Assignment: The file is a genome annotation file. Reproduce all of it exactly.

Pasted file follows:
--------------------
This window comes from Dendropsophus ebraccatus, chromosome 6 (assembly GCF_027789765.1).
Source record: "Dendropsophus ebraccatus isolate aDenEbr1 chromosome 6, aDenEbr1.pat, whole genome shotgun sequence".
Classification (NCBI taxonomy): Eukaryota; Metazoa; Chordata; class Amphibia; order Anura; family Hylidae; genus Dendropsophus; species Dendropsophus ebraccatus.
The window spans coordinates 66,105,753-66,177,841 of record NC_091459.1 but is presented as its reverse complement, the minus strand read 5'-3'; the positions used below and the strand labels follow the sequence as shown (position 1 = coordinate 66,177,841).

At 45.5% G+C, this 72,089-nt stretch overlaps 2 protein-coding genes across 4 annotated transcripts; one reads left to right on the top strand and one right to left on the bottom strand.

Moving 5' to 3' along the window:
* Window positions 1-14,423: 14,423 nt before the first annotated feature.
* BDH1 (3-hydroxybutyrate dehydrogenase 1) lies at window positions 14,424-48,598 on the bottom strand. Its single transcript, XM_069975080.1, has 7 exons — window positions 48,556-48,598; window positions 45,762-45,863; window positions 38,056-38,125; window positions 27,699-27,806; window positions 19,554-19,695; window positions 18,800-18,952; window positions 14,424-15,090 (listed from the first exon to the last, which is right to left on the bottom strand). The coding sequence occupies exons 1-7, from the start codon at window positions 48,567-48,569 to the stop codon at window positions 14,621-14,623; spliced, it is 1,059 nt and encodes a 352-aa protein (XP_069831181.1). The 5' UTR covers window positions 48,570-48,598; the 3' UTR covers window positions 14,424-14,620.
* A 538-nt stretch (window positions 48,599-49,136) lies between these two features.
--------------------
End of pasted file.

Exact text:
This window comes from Dendropsophus ebraccatus, chromosome 6 (assembly GCF_027789765.1).
Source record: "Dendropsophus ebraccatus isolate aDenEbr1 chromosome 6, aDenEbr1.pat, whole genome shotgun sequence".
Classification (NCBI taxonomy): Eukaryota; Metazoa; Chordata; class Amphibia; order Anura; family Hylidae; genus Dendropsophus; species Dendropsophus ebraccatus.
The window spans coordinates 66,105,753-66,177,841 of record NC_091459.1 but is presented as its reverse complement, the minus strand read 5'-3'; the positions used below and the strand labels follow the sequence as shown (position 1 = coordinate 66,177,841).

At 45.5% G+C, this 72,089-nt stretch overlaps 2 protein-coding genes across 4 annotated transcripts; one reads left to right on the top strand and one right to left on the bottom strand.

Moving 5' to 3' along the window:
* Window positions 1-14,423: 14,423 nt before the first annotated feature.
* BDH1 (3-hydroxybutyrate dehydrogenase 1) lies at window positions 14,424-48,598 on the bottom strand. Its single transcript, XM_069975080.1, has 7 exons — window positions 48,556-48,598; window positions 45,762-45,863; window positions 38,056-38,125; window positions 27,699-27,806; window positions 19,554-19,695; window positions 18,800-18,952; window positions 14,424-15,090 (listed from the first exon to the last, which is right to left on the bottom strand). The coding sequence occupies exons 1-7, from the start codon at window positions 48,567-48,569 to the stop codon at window positions 14,621-14,623; spliced, it is 1,059 nt and encodes a 352-aa protein (XP_069831181.1). The 5' UTR covers window positions 48,570-48,598; the 3' UTR covers window positions 14,424-14,620.
* A 538-nt stretch (window positions 48,599-49,136) lies between these two features.